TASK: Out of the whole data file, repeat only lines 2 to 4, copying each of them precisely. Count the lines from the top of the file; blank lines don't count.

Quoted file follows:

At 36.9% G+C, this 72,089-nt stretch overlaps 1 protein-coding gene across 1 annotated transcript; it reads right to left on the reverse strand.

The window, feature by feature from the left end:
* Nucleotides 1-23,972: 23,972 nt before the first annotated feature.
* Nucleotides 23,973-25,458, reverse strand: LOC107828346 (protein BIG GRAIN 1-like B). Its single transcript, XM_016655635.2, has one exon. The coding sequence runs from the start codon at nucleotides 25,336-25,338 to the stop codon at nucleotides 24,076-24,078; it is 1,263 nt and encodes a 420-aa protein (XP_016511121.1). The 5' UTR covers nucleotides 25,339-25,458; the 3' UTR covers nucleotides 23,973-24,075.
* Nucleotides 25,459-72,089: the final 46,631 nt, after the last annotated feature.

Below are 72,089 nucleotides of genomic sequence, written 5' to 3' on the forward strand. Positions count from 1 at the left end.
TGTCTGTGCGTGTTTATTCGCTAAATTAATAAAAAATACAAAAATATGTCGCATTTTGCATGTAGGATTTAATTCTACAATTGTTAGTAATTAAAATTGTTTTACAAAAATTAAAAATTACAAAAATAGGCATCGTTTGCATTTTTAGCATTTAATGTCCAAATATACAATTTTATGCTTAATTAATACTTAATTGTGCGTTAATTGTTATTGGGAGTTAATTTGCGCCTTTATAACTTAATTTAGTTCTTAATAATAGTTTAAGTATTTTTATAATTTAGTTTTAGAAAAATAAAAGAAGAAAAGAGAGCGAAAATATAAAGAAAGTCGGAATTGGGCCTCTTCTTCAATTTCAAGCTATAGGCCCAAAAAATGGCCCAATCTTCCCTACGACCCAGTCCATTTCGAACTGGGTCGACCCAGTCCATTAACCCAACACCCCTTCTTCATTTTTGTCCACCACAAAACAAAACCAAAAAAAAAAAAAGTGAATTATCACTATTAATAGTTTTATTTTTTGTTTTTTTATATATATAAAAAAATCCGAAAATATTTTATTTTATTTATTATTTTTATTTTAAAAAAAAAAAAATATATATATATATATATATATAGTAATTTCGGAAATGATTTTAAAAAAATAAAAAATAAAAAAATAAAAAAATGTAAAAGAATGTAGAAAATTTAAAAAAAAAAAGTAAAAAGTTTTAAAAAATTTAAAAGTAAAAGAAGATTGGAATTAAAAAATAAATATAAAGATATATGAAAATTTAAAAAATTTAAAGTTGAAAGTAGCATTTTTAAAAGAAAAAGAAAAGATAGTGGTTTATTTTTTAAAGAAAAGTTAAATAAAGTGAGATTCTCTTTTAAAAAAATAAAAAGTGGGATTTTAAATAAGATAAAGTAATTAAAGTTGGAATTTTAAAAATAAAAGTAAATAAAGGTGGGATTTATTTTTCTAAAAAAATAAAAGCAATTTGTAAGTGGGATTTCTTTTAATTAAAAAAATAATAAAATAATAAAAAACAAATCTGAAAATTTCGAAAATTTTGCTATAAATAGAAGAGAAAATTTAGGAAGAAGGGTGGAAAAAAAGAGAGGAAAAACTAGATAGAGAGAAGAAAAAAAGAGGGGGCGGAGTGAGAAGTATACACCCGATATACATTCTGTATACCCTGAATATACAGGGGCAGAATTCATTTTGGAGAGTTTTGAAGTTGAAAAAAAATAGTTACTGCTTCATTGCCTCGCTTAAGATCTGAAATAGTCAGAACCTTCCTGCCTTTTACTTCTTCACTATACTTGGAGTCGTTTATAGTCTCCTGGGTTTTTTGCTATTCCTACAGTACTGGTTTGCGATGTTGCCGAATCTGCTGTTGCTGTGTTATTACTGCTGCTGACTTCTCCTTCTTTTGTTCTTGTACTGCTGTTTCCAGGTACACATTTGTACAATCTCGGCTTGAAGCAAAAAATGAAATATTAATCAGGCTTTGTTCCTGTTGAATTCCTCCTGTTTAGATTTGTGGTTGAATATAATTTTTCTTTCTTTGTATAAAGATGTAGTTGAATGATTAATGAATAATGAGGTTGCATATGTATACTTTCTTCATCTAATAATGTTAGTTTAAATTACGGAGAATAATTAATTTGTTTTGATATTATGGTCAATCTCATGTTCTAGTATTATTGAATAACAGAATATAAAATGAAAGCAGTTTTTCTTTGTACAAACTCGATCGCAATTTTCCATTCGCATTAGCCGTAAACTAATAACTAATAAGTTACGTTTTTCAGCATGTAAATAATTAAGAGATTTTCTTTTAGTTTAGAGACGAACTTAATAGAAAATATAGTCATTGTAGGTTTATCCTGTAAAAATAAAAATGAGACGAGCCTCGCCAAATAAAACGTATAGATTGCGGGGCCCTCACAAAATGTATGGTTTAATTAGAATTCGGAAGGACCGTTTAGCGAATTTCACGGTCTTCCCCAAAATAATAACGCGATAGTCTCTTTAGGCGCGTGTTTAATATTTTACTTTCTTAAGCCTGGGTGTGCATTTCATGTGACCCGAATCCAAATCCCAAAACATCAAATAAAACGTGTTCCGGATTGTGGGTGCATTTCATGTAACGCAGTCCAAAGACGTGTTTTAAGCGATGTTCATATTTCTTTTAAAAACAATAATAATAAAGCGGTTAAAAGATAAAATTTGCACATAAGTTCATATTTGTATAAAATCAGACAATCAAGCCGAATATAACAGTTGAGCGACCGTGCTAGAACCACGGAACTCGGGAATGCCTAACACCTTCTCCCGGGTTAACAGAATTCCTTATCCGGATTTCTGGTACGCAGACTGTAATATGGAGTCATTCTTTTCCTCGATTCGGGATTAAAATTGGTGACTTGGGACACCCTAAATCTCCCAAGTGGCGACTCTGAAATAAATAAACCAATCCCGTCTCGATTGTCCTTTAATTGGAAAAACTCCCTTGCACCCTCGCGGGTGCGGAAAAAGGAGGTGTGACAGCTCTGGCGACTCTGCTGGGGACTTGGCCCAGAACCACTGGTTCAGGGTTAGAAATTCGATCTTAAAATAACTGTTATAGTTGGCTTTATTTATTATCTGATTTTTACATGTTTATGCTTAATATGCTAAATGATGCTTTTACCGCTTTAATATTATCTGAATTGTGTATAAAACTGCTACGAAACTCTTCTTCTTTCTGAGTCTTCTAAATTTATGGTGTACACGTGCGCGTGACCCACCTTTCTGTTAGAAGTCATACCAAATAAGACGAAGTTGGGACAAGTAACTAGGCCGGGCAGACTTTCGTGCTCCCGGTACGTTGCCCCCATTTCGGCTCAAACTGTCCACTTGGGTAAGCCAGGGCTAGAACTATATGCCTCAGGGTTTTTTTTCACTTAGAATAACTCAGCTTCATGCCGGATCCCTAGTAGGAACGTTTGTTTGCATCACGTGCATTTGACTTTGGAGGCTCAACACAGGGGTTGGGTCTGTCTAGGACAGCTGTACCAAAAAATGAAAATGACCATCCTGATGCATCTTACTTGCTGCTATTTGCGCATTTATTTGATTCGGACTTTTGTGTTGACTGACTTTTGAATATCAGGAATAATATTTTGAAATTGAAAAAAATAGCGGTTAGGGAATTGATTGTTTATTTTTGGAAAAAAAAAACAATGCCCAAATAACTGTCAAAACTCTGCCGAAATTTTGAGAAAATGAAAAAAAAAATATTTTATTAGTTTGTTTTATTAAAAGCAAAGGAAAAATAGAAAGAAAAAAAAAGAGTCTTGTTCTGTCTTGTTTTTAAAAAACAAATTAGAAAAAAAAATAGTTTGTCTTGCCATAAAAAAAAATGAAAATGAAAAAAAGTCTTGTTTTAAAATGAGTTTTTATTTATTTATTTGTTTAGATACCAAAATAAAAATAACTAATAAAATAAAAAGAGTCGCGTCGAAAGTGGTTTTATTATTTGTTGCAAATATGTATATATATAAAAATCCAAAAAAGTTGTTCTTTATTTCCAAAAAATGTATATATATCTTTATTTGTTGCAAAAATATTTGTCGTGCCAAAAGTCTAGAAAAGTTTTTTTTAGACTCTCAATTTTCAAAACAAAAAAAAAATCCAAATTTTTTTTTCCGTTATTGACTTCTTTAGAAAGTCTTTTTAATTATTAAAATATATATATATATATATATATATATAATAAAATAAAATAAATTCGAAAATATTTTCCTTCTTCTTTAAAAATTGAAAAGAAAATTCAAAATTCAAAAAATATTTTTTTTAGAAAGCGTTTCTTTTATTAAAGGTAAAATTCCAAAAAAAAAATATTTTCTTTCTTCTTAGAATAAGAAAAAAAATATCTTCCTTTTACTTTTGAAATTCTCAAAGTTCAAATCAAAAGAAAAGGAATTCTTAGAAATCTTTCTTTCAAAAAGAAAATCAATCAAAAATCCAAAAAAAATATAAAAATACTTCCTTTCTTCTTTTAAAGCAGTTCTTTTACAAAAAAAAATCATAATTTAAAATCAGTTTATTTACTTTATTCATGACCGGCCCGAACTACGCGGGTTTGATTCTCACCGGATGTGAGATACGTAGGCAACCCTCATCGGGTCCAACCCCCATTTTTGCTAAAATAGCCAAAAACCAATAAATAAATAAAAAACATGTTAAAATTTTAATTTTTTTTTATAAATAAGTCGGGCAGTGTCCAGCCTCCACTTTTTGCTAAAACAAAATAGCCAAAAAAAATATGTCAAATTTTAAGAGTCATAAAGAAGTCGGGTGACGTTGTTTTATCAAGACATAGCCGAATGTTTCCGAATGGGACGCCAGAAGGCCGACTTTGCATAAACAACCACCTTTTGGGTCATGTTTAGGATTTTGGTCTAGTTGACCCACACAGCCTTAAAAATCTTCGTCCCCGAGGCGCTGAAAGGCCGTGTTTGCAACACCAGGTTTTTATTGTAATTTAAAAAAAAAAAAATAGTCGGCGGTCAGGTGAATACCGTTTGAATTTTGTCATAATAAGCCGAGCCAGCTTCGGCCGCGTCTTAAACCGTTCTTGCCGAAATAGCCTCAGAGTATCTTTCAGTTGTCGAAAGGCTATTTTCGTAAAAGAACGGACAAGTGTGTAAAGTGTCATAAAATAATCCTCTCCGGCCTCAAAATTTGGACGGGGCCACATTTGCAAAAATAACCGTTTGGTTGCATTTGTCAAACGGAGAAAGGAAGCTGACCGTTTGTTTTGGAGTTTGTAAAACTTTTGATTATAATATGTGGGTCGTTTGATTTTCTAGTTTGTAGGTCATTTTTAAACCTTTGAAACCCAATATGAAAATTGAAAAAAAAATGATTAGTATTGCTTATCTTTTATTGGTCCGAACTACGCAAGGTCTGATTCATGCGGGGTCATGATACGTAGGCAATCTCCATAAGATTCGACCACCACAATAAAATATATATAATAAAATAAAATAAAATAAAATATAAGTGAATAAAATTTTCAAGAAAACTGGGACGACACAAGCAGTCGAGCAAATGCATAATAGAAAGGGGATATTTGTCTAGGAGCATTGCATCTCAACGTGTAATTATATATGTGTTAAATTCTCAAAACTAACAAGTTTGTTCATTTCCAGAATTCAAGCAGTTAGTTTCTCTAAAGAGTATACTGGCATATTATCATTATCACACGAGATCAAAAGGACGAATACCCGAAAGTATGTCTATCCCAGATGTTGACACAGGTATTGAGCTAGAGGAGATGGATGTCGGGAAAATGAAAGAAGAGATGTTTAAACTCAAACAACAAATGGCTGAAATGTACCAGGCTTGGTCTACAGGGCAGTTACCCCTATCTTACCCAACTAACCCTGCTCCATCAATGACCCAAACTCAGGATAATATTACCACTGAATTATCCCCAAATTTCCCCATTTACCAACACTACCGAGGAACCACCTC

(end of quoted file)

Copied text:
The window, feature by feature from the left end:
* Nucleotides 1-23,972: 23,972 nt before the first annotated feature.
* Nucleotides 23,973-25,458, reverse strand: LOC107828346 (protein BIG GRAIN 1-like B). Its single transcript, XM_016655635.2, has one exon. The coding sequence runs from the start codon at nucleotides 25,336-25,338 to the stop codon at nucleotides 24,076-24,078; it is 1,263 nt and encodes a 420-aa protein (XP_016511121.1). The 5' UTR covers nucleotides 25,339-25,458; the 3' UTR covers nucleotides 23,973-24,075.